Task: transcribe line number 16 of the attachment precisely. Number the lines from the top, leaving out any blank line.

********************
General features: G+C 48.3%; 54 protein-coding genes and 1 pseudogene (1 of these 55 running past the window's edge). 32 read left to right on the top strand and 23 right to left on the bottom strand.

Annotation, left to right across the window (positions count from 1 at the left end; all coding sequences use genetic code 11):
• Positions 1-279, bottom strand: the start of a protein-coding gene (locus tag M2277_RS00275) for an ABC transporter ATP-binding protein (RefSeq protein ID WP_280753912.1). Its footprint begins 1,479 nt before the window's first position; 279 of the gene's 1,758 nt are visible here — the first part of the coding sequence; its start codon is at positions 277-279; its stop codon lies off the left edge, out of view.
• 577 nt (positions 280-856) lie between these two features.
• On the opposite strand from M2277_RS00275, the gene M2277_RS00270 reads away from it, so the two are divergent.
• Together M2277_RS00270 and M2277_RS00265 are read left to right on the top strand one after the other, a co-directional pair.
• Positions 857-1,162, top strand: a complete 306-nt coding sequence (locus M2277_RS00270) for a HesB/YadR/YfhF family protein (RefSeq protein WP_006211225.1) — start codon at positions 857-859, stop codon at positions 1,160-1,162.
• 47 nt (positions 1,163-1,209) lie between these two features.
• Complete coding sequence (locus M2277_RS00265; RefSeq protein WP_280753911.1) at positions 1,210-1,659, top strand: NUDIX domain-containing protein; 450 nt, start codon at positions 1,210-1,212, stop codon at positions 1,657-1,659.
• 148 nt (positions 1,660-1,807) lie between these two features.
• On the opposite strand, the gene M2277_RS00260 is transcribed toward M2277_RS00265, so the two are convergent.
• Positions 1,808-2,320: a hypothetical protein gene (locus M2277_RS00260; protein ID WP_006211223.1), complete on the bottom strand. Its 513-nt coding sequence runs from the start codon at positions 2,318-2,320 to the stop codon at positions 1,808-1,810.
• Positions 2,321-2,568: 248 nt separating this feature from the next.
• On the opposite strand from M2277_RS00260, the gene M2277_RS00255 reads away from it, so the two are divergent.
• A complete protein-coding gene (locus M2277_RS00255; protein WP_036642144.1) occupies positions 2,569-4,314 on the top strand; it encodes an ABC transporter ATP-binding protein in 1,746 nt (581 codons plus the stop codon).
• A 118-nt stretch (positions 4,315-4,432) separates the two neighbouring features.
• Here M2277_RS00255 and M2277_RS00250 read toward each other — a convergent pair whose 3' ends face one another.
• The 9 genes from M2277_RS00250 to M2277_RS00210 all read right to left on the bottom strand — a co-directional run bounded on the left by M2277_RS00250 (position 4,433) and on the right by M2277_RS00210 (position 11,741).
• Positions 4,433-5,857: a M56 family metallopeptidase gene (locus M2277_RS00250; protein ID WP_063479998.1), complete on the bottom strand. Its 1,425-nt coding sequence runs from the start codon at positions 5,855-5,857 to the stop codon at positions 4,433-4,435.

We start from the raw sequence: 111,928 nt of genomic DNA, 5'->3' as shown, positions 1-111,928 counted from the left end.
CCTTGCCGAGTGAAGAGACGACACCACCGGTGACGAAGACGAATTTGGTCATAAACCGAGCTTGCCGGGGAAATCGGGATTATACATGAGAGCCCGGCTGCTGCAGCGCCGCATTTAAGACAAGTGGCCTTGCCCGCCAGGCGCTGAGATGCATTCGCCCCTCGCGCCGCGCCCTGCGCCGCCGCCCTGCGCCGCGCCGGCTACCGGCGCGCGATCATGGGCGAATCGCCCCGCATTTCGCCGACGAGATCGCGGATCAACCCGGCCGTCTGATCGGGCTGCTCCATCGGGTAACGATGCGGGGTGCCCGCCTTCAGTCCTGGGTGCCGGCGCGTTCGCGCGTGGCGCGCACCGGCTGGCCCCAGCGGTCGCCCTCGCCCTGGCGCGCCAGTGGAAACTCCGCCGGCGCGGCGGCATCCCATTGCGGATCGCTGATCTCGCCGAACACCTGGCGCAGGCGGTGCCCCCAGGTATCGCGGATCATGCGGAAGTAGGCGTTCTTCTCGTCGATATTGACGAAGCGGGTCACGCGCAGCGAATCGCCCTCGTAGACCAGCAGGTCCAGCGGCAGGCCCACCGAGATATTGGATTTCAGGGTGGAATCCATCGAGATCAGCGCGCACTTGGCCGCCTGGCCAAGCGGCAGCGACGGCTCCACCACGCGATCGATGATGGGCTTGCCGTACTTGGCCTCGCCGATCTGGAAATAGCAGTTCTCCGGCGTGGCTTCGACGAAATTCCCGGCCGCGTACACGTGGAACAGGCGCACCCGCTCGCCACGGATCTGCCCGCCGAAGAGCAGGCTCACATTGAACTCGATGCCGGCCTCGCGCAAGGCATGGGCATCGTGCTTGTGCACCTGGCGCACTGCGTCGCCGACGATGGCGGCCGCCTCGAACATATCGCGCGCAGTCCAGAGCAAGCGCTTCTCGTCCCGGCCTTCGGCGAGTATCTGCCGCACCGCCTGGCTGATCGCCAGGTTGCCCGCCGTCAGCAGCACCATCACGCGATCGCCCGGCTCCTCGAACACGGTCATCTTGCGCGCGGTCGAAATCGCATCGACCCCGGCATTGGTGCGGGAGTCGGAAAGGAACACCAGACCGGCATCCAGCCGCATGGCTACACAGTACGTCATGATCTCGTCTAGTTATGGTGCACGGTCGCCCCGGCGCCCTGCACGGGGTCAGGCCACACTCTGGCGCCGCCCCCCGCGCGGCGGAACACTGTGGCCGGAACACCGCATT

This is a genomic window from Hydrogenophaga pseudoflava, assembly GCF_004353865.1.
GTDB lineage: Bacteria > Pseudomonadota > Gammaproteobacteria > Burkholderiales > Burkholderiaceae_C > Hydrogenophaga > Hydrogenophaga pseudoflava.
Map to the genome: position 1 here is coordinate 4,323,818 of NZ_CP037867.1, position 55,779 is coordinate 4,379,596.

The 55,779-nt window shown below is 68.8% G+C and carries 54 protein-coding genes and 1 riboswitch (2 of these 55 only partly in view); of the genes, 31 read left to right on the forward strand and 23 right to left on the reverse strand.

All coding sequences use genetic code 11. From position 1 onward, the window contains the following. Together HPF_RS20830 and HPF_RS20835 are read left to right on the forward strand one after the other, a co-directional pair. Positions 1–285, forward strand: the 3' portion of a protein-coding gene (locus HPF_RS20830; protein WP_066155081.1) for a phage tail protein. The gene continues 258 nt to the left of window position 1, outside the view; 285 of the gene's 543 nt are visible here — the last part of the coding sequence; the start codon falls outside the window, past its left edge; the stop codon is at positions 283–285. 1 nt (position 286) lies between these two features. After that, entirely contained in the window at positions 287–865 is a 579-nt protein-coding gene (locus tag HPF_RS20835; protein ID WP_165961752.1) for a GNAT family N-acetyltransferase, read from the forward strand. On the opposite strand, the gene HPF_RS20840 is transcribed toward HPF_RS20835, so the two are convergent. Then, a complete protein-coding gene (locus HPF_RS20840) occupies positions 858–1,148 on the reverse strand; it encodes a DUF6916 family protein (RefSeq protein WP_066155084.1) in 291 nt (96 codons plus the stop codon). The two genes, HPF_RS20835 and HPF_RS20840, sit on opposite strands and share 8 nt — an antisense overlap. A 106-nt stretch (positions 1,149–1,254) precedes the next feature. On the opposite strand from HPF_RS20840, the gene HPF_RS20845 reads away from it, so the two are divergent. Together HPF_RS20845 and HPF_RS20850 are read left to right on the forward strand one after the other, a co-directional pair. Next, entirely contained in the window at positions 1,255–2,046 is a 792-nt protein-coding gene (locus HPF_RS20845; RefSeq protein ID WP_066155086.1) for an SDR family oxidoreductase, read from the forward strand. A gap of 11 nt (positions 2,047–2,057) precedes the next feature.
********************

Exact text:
• A 118-nt stretch (positions 4,315-4,432) separates the two neighbouring features.